Archive for September, 2011

September 26, 2011

a single good book in A SINGLE SHARD

My husband constantly makes fun of my reading habits. Examples: when one of his relatives picked us up at the airport and I spent the entire car ride home reading a book by flashlight. Well, flashlight app to be more accurate. Yes, I have a flashlight app and yes, it’s probably the most used of all my phone apps. It’s also great for reading at night in hotel rooms when the kids are trying to go to sleep.

Last night I told him I was exhausted and going to bed early and he came upstairs two hours later to find me with my nose in a book. I think I just have a special fondness for staying up late with a book. It conjures memories of Nancy Drew books in elementary school, staying up way past bedtime.

Recently, it conjured a different memory–that of staying up late reading to cram for a class in high school and college. I haven’t had to do that in while, but with my SCBWI writer’s conference coming up, I was mortified that I was about to meet Newbery Award-winning author Linda Sue Park without actually having read any of her books. So after the first day of the conference I came home and started A Single Shard around 9:00 so I’d be ready for my intensive with her the next day. My husband turned the lights out and put his head under the pillow.

9:00 PM for me today is probably the equivalent to what 2:00 AM was for my college self. It seemed a daringly late time to be starting a project; it felt like a secret endeavor, like I might get in trouble or had something important to do.  Maybe both. And so there I sat, cuddled under the quilt, my family asleep, sharing the nighttime hours with a story about a young boy. A simple story, told with simple words, on a simple night. It was heaven. I’m on a Linda Sue Park kick right now, so you’ll be hearing about more of her books later.

Title: A Single Shard
Author: Linda Sue Park
Genre:  Middle Grade
Age: 8 – 12, upper elementary and young middle grades

Summary and Review:

It won a Newbery so I don’t need to tell you it’s a great book. This is the story of a homeless boy and the man he lives with under the bridge. It is the story of the boy’s quest to learn pottery. It’s the story of how he learns about himself and how he learns to belong to others.

What stood out most to me about this book was how disarmingly simple it was. The prose is clean and spare, light on its feet. I found out at the conference that Linda Sue Park is also a poet and that comes through strongly in this book. If I told you what happened in the book–the boy wants to learn pottery and apprentices to a potter, you might start yawning. But even though the action is there, and the plot strong, it’s the characters that make this a story you want to read. It’s the boy’s simple yet ardent desire and his willingness to work hard—and always put others first—to fulfill it.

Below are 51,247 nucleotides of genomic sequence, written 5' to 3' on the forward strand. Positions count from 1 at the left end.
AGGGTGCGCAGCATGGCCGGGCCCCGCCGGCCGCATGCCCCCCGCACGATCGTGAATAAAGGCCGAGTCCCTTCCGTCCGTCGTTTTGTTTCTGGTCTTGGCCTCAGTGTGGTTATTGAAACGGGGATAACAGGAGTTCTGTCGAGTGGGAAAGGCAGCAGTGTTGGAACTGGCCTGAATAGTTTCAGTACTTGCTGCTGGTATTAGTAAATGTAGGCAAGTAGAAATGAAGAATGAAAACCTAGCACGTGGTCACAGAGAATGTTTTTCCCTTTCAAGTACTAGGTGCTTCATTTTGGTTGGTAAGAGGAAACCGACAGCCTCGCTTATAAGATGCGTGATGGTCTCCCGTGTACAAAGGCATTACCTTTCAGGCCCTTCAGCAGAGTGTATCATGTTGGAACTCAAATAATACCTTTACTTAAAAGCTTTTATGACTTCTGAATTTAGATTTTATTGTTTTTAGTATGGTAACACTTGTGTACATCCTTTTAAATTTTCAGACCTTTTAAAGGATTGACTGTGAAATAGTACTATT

I read it about a week ago. I liked it then, but the more I think about it, the more the story seems to seep into some place deep inside me and I like it more and more every time I think about it. What really stayed with me is the boy, the main character, and how straightforward, honest, and hard-working he was. He was the kind of kid you’d like to raise, or teach, or meet, or be, depending on whether you are reading this as a parent, a teacher, a girl, or a boy.

September 22, 2011

chocolate spoons and red leaves

I do have so many books to write about, and that’s coming I promise! But before I get to that, I’m blogging about licking the spoon and enjoying the seasons at Nashville Parent. Catch me there and please share your own thoughts on enjoying the fall and cooking with your kids!

September 8, 2011

Who was your favorite teacher?

Some of my favorite teacher memories:

1) My preschool teacher making fun for me for asking where my hat was. You only get one guess.

2) My third grade teacher swinging me around in circles by my arms to demonstrate centrifugal force. (Today you’d probably get in trouble for trying to dislocate a kid’s arm.)

3) My sixth grade teacher turning me upside down to demonstrate reciprocal fractions. (Are you getting a good picture of me as the smallest person in the class?)

4) My (future at that point) Econ professor telling me as I inwardly rolled my eyes that people like me never ended up being Poli Sci majors; they were always Econ majors. (In my defense I also majored in Biology.) Both majors are coming in handy right now as I work on my fantasy/historical fiction novel.  It’s important to note that with all that majoring going on I didn’t take one English or History course.

5) My Biology professor and thesis advisor apologizing for the oversight of not telling me it was opening day of deer hunting bow and arrow season when I got back from the field after my father (visiting at the time) and I were almost killed by angry men with, yes, bows and arrows, trying to collect an underground fungus from blueberry plants.

For some more information on some great teachers in my area, see my recent article in Nashville Parent on three of Tennessee’s Teacher of the Year finalists. Every single one of us who lives in this society and interacts with other people owes a lot to great teachers like these.  Here are some tips on how they do it:


And please, share some of your own teacher memories below!